Interview with Emily Saliers by Earle Dutton
We had a fun conversation with Emily Saliers of the Indigo Girls. These longtime activist and amazing musicians have a busy on the road and are working on a new album. Emily has a new solo album on the way as well. The Indigo Girls have two more nights in the Pacific Northwest. Don’t miss out. Get info and tickets here.
ED: What was it like performing with the Seattle Symphony?
ES: It’s incredible. It is a combination of things. It’s a lot of hard work and a lot of focus. It is just me and Amy and there is no click track. You’ve got this huge thing behind you and there are all kinds of latency between the percussion and the beat that we’re playing. There just this musical leap of faith. The sounds of players playing your song that has been beautifully arranged and having the crowd be so into it. It is really an honor and a thrill. The symphony shows don’t get old. Seattle is a renowned symphony.
ED: What is like performing with Joan Baez? I can’t imagine a stage full of so many icons.
ES: We’ve known Joan for a long time. We have played different benefit shows with her and done tours. It is amazing. She is so revered. She truly is an icon both musically and politically. She has done a lot for us over the years. It is like being in the presence of a great person and artist. I sometimes shake my head and can’t even believe that this is the life that I have got to lead through music.
ED: When in your youth did you decide that you were going to be a musician?
ES: I have music in my family. My grandfather was a professional touring musician in the big band era. I think my dad would have been a concert pianist but then he was called to theology. He went on to become a theologian and professor. He wrote sacred music and has always been involved in classical music. My mom sang in the choirs and played some piano. My cousin Kevin helped me buy my first guitar when I was 9. He was a professional musician as well. So, I started playing the guitar at 9 and it was immediately my passion in life. I think the writing was on the wall. I actually went to school and studied English.
ED: This week alone you have played with the Seattle Symphony, are playing with Joan Baez and tomorrow a street fair. How do you juggle all of that?
ES: We love it! We don’t like to do the same thing all the time. We also have a great band and we play band shows. We just played Knoxville Pride with the band. We are also getting ready to make a new record this fall. Amy just released her new album and I am working on one after that. We love the experience of music in all of the different incarnations.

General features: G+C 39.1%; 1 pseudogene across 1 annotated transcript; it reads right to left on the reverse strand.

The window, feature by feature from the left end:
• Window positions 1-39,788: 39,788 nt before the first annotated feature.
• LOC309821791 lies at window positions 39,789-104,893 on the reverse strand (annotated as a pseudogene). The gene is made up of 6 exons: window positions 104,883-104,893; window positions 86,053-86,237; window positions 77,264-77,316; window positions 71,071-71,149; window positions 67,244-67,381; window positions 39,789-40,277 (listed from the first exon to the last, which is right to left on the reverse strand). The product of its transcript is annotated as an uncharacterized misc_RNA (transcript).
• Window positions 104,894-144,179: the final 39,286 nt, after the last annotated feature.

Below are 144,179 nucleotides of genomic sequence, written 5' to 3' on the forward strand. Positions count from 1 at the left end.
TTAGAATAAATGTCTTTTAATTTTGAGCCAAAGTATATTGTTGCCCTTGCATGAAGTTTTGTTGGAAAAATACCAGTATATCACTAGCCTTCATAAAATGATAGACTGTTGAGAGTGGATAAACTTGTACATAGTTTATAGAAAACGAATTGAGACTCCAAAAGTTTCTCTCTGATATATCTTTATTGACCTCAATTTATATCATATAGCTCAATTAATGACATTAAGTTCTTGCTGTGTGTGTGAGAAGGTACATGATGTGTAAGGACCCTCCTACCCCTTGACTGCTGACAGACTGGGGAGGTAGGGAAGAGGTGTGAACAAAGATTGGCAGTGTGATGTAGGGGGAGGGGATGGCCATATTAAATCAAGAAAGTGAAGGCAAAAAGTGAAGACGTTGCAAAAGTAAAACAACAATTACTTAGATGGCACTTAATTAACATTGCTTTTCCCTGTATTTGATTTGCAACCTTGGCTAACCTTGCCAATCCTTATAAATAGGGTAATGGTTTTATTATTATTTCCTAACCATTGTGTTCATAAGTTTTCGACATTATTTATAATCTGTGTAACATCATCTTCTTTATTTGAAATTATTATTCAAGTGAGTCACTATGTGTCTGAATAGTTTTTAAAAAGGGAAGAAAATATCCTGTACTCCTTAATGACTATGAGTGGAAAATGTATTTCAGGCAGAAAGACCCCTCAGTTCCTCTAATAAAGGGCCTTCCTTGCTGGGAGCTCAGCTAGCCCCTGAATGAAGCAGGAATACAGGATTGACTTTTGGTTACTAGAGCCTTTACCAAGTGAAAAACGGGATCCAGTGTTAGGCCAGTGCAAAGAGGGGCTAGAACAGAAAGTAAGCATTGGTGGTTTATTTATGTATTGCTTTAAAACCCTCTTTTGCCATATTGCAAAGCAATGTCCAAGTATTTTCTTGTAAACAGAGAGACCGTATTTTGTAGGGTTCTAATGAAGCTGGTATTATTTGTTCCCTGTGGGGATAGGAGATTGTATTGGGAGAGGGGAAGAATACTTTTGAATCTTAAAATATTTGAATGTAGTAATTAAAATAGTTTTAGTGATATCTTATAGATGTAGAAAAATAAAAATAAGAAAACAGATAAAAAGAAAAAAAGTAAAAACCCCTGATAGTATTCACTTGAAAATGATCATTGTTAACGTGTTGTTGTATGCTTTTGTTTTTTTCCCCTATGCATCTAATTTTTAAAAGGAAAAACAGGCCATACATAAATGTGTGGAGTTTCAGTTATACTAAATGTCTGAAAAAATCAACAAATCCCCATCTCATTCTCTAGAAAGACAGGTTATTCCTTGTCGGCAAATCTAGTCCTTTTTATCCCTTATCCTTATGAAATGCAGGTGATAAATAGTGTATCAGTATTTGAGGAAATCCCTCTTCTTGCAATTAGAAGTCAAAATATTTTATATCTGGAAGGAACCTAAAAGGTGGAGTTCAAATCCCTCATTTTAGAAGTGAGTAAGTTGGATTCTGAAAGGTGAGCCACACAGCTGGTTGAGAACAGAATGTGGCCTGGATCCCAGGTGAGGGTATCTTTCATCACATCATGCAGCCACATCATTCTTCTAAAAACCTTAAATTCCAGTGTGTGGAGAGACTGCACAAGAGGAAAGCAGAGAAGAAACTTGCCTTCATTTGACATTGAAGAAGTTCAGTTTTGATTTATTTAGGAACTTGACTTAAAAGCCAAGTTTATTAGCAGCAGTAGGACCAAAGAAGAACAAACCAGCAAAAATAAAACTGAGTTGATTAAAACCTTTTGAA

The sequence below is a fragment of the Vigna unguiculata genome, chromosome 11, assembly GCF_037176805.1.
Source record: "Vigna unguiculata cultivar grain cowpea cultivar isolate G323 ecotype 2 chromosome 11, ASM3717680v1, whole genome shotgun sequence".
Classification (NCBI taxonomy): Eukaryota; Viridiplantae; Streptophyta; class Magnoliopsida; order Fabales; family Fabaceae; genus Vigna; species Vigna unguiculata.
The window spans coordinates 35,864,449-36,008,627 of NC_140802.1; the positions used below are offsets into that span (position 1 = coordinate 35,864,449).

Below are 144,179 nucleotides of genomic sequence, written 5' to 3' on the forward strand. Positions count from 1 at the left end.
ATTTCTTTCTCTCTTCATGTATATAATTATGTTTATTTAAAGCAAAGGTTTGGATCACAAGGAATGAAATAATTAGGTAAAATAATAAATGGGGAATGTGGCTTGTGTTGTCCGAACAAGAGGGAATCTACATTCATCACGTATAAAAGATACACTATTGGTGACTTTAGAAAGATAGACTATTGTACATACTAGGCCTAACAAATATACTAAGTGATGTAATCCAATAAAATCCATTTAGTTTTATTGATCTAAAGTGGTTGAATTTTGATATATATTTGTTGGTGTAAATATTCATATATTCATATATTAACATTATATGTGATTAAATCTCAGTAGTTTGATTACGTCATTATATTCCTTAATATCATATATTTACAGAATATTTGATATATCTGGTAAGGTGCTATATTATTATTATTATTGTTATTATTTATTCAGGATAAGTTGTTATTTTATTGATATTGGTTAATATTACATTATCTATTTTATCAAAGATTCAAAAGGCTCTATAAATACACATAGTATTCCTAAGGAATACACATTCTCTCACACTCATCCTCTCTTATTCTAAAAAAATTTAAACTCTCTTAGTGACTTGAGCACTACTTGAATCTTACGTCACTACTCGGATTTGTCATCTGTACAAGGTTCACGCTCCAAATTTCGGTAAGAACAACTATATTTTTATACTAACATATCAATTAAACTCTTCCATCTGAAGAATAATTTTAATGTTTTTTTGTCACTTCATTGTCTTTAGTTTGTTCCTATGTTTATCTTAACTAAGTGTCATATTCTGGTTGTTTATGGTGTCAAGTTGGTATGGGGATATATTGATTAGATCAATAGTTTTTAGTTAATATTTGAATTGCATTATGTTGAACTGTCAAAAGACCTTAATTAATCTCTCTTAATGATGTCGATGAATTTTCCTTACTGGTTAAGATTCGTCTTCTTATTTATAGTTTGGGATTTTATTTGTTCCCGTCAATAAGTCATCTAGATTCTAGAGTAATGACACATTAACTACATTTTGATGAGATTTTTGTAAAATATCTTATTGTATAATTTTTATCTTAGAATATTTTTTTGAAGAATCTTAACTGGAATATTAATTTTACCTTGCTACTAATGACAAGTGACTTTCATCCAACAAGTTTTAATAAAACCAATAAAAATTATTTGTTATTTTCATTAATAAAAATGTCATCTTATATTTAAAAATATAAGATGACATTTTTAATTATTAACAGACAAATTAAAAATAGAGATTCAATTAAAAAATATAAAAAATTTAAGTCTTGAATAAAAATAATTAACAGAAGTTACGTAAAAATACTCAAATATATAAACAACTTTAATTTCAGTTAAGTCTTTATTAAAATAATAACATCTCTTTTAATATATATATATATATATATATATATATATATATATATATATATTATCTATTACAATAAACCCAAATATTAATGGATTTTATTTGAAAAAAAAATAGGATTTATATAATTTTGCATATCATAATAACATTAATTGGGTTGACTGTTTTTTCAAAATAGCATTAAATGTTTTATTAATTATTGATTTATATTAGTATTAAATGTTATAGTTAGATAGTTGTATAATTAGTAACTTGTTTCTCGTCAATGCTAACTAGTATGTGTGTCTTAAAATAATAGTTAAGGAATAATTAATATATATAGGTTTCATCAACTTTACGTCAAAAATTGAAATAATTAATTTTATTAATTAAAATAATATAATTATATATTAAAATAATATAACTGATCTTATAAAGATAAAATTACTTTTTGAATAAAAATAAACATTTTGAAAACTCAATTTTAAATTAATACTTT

ED: When does your new album come out?
ES: Well, Indigo Girls are making one this fall. I will probably start work on mine in late fall or early winter. I have been writing songs for it. It has been a long time coming.
ED: What does Pride mean to you?
ES: We have been out for a very long time. We have always been out in our lives but then we also come out early in our careers. We have seen other people in the movement and seen a lot of change. For me, the marriage movement is important because I wanted to get married. I don’t think that everyone needs to get married or even wants to get married. But, to have the right to get married is amazing. It changed my life. My wife is Canadian so when the court struck down DOMA it changed our lives in one day. So when I celebrate Pride, I celebrate that part of the movement. I think about all of the people that made sacrifices and did work so that I can enjoy that freedom in my own life. When I think about Pride I think of all of the fun we have celebrating diversity. I mean the Queer Community is so fucking awesome! We truly are the rainbow of many colors. I find that diversity keeps life interesting. Pride to me is a celebration of diversity.
ED: If you could collaborate with any musician, who would it be?
ES: First person that is coming to mind is Mary J. Blige. I don’t even know what we would do. She is the only artist that I have flown to another city to see perform. There is something about the way she sings and connects to whatever is going on inside her. I think it would be a dream to work on a song together or write a song and have her sing it. Stevie Wonder comes to mind as well but Mary J. Blige is the first one.
ED: Do you have a message for LGBT Youth?
ES: The youth are changing everyone’s reality. I couldn’t be more thankful for them. For those youth that are struggling and maybe kicked out of their homes; there are communities for you. Try to make the best use of your resources. I want to say thanks. I want them to know that we care about them and want to help them. You are our future. Thank you.